This is the second part of my series on Personal Budgets.  Please start with part one here.How does the assessment work? When you eventually get assigned a social worker they will visit you to carry out an assessment. Don’t worry too much about this, it’s much more informal and relaxed than a benefits assessment, or something like that. They should be trying to meet your needs as best they can, and you have every right to have a say in this, and correct anything they get wrong. The assessment isn’t usually a very specific question and answer session, but more of a chat that then gets converted to the information they need.  However, if you’ve already thought carefully beforehand about the areas you’d like help with, you could write it up and give it to them, or simply make notes of specific points to say.  It’s really up to you, and your social worker should find a way that makes you feel comfortable. After this visit, the Social Worker will go and input all the information into their system. This is called the resource allocation system (RAS). A lot of people think you’d ask for you what you need first, and this information would get converted into an amount, but this isn’t how it’s done.  It’s based on your circumstances and the level of help you require. In some ways it’s a bit like a hidden points system, as the higher you score, the larger your budget becomes. The way the review is set up is quite onerous, as not everyone’s situation always fits into the exact questions that... read more

The Confusing World of Personal Budgets – Part One

About a week ago I finally had my Personal Budget sent from my county council to my elected payroll service.  It was a long, stressful road – mostly because I had no idea what I was doing, and couldn’t wrap my head around the lack of transparency in the system. I’m not an expert, but I wanted to share what I learned on the way, and to encourage more people to apply for a budget.  Once it’s in place, it could really make a difference to your life. This will cover the basics of getting a budget.  Next week I will move onto how to find a Personal Assistant, and the basics of becoming an employer. How do I get the help I need? A few years ago the new buzzword became ‘Personalisation’ in social care.  The idea is that people with a disability should be put in control of any help they are assessed as needing by Social Services.  For example if someone is assessed as needing care, Social Services could link that person up to an agency.  They won’t know who is coming each day, and their visits may be fitted in around other clients – rather than when is right for them.  Instead a budget would allow the person to be given the ability to employ someone directly, therefore having chosen and vetted the person caring for them, and that person then working to their specific routine.  The budget then gives choice and control to the person needing care. The idea behind it is very simple, although getting it all in place can be a little more... read more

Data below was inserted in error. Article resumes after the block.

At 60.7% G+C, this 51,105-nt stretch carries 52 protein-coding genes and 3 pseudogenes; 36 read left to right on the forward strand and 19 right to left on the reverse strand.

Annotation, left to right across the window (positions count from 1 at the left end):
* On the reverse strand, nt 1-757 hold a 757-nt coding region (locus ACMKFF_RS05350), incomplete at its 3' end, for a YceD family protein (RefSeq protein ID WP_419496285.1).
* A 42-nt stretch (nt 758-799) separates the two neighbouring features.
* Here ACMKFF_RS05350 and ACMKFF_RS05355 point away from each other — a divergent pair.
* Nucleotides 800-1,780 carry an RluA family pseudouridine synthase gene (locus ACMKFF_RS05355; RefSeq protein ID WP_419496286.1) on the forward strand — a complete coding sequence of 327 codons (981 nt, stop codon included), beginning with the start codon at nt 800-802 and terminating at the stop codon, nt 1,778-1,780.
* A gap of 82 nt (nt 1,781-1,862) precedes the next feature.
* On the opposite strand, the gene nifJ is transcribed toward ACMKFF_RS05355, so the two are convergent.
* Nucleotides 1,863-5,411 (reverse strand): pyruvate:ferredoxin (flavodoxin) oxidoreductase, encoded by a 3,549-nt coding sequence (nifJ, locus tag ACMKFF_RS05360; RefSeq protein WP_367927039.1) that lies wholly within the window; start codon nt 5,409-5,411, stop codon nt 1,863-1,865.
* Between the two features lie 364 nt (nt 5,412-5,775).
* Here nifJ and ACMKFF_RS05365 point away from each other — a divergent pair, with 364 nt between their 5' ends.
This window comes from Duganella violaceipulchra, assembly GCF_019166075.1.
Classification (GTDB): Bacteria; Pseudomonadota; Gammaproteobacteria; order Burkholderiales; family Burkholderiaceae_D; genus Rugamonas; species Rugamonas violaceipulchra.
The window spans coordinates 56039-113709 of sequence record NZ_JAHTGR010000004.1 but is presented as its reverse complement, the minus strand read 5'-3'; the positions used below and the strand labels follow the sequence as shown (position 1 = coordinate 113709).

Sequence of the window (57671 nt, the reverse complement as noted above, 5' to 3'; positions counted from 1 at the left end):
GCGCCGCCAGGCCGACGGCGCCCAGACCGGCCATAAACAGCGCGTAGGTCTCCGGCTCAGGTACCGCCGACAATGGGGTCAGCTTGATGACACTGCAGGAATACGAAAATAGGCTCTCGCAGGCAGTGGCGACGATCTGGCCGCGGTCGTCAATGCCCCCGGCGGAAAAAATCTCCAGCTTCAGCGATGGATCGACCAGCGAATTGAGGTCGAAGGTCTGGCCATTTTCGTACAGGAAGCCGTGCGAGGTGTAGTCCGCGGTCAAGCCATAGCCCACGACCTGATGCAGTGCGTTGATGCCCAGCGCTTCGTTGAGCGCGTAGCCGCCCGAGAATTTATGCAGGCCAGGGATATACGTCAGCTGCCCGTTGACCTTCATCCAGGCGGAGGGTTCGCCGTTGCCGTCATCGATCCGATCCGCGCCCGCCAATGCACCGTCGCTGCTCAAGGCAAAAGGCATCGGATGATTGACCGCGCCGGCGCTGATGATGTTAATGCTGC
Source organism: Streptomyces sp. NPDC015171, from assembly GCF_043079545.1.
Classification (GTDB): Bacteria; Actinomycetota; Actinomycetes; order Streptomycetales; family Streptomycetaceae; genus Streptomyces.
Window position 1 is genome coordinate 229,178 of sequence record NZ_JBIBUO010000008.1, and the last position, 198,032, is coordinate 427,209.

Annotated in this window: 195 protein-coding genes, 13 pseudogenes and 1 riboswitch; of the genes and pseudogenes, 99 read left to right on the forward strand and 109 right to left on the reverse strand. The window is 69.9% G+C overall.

Fabulous Blogging Blog Critiques

Fabulous Blogging is a Google+ community run by Julie DeNeen, of the website also titled Fabulous Blogging, which gives tips and assistance to bloggers and website owners.  The Google+ community is separate from the website, and is aimed at bloggers helping each other, and sharing resources. The community used to host Blog Critiques, but a lack of time meant Julie was unable to keep doing it, so I recently took over. Bloggers put themselves forward, and every Wednesday a new blog is put forward for critiques for one week. The more people that take part, the better it will be – as a range of opinions from different people make for richer feedback. If you’d like to take part, please email me at Here are three buttons to put on your blog to promote the critiques, but also to remind you to visit us each week to take part!  Please link them here:  The new critique will be pinned to the top of the community each weel/  ... read more

A Trip to Suffolk

I’ve just got back from a couple of nights away at a lovely cottage in Mildenhall, Suffolk nearby Thetford, called The Walnuts. Over the last few years, the distance I can drive, even as a passenger has reduced (see the post Cars Vs Sleeping). It’s usually about an hour as the maximum. However, I also find that it’s very rare for me to be in a car for longer than five minutes, without falling asleep! I don’t usually go away for long, as my cats get stressed in the cattery, so if I do get a chance to go away, it’s as close to home as possible. It’s a shame as I’ve love to see more of the country, but there are some beautiful places nearby so I’m lucky. One way I’ve found to slightly increase the distance I can travel is to recline the seat right back, and cover it in pillows. I’m usually asleep before we get on the motorway, and only wake up when we arrive! It helps reduce the pressure on my spine, so I’m not such a mess when I get there. The Walnuts had a Groupon offer, which I sadly just missed, but when I phoned to book the owner was kind enough to honour it. The deal included a BBQ pack, but there are other options if this doesn’t appeal to you. In terms of accessibility, there are a number of cottages on site, and all except one have the bedroom/s upstairs. The one that didn’t is called ‘Inglenooks’ and has everything downstairs, so that’s the one I stayed in. One of the... read more

About Me

Hi, I'm Jade. I'm in my early thirties, and live in the UK. I have multiple chronic illnesses with my main condition being Ehlers-Danlos Syndrome. This blog is about finding hope amongst the frustrations. You can contact me at: